Looks like the Northern Virginia area is a great place to go to high school. Fairfax County and Prince William County are nation leaders in graduation rates.

This is according to Education Week’s recent “Diplomas Count 2011: Beyond High School, Before Baccalaureate” report.

The rates come from 2008 data collected in the nation’s 50 largest school systems. Fairfax came in second with a graduation rate of 85.1 percent. Prince William County is a little further down, but still relatively high, at spot 17. It had a graduation rate of 68.4 percent.

Unfortunately, that is a fall in ranking for Prince William County. It was previously in 15th place. Also, that puts Prince William County below the national graduation rate of 72 percent. But that percentage is unusually high. Not since the 1980s has the national average been this good.

That’s good news for a country eager for evidence of education improvement, according to one expert quoted in the Washington Examiner article about the report.

“Just as Americans have been following the stock market and employment reports for signs of an economic turnaround, education watchers have been on the lookout for improving graduation rates for the better part of a decade,” said Christopher Swanson, vice president of Editorial Projects in Education, the nonprofit that publishes Education Week. “It looks like we are finally seeing strong signs of a broad-based educational recovery, which we hope will gain further momentum.”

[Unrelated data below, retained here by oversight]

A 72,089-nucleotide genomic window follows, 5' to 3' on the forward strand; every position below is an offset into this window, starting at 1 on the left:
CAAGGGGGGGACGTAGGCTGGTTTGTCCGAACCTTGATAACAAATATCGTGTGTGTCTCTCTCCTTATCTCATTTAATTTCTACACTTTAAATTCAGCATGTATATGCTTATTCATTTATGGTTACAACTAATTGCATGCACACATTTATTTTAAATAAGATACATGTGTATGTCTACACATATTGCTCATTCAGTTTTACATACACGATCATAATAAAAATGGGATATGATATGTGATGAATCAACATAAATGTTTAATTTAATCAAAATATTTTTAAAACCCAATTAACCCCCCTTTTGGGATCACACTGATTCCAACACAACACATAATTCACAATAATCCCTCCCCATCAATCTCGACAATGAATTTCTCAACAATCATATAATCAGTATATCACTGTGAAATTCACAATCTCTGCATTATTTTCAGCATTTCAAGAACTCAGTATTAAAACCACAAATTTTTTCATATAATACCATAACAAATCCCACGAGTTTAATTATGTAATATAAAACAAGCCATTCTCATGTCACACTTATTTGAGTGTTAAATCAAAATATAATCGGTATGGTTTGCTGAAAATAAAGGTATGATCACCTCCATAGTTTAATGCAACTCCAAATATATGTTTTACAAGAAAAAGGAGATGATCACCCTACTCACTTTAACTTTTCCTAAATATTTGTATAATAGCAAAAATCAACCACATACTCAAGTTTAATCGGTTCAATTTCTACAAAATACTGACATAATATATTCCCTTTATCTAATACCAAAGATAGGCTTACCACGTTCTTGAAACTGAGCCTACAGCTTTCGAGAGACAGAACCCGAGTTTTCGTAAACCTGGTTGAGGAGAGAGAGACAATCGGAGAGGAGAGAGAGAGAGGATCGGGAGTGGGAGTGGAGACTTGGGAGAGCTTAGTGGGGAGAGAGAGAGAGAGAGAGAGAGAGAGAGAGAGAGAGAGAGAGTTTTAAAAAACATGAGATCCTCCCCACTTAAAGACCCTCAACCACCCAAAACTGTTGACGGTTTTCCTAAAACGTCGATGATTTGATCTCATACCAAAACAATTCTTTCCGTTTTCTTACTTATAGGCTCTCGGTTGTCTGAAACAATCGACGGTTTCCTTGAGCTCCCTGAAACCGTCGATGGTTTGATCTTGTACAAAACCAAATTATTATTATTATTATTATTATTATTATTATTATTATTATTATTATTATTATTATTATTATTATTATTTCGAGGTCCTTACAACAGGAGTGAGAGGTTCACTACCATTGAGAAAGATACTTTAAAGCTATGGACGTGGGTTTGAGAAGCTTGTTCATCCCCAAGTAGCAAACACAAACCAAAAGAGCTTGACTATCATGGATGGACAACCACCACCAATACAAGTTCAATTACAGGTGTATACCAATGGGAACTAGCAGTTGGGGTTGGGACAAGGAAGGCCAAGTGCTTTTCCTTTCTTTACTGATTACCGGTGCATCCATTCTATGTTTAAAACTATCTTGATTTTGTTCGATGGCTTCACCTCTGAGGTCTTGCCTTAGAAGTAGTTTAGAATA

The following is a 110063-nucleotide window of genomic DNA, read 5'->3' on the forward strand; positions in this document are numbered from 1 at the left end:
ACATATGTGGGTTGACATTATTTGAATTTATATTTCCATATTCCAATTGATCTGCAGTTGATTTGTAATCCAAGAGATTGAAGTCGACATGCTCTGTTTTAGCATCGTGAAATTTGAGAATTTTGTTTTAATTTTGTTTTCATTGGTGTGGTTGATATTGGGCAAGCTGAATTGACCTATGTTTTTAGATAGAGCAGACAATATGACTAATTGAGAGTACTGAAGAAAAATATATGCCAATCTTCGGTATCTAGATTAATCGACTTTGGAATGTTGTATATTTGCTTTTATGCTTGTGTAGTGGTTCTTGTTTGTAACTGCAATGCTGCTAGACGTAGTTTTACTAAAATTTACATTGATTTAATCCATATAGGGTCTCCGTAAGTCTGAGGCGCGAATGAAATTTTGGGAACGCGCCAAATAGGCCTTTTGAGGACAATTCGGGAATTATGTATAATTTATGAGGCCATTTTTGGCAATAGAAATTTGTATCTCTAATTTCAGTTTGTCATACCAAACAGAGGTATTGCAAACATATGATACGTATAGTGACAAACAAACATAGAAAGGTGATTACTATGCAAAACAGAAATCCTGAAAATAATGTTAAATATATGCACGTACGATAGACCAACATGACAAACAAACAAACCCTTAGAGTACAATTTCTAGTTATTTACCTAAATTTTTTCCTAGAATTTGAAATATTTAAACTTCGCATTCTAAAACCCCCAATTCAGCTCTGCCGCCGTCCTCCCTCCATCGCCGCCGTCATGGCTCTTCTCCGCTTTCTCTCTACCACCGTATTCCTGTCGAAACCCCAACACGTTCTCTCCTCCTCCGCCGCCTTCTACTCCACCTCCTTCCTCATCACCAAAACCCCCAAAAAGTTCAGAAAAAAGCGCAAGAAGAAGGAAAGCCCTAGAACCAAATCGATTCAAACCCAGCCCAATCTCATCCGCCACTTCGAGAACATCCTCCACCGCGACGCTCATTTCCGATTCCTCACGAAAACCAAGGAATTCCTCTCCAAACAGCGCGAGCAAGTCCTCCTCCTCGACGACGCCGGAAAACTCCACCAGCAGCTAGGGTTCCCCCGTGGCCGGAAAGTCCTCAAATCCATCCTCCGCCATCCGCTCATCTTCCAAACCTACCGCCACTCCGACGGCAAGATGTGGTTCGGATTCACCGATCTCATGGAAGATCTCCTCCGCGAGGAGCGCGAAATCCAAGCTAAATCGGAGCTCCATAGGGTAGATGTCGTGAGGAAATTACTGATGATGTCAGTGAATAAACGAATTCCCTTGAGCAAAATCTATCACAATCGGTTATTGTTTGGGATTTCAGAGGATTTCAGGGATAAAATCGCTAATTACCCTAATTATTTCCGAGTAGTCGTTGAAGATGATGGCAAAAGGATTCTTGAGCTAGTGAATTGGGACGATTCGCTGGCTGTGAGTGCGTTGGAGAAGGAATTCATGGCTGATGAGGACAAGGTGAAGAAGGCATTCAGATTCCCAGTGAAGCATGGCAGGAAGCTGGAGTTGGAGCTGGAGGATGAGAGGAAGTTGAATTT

It may be premature to celebrate, however. The recession has led to deep cuts at many schools. It’s possible that graduation rates at some of the systems on the list have fallen since 2008. Plus the contrast between Prince William County and the national average show that there is a lot of work still to be done.

The challenge going forward is how to maintain and improve graduation rates with fewer resources. Though the recession is technically over, its effects still weigh heavily on school systems. It is unclear how long schools will be beleaguered by budget shortfalls or whether they will eventually rebound to previous levels of funding.

It’s possible that a long-term strategy for surviving on less is needed.

In the meantime, Fairfax County should be riding high on its ranking while taking steps to try and kick Montgomery County out of the top spot.

Check out this press release for more information about the Education Week rankings.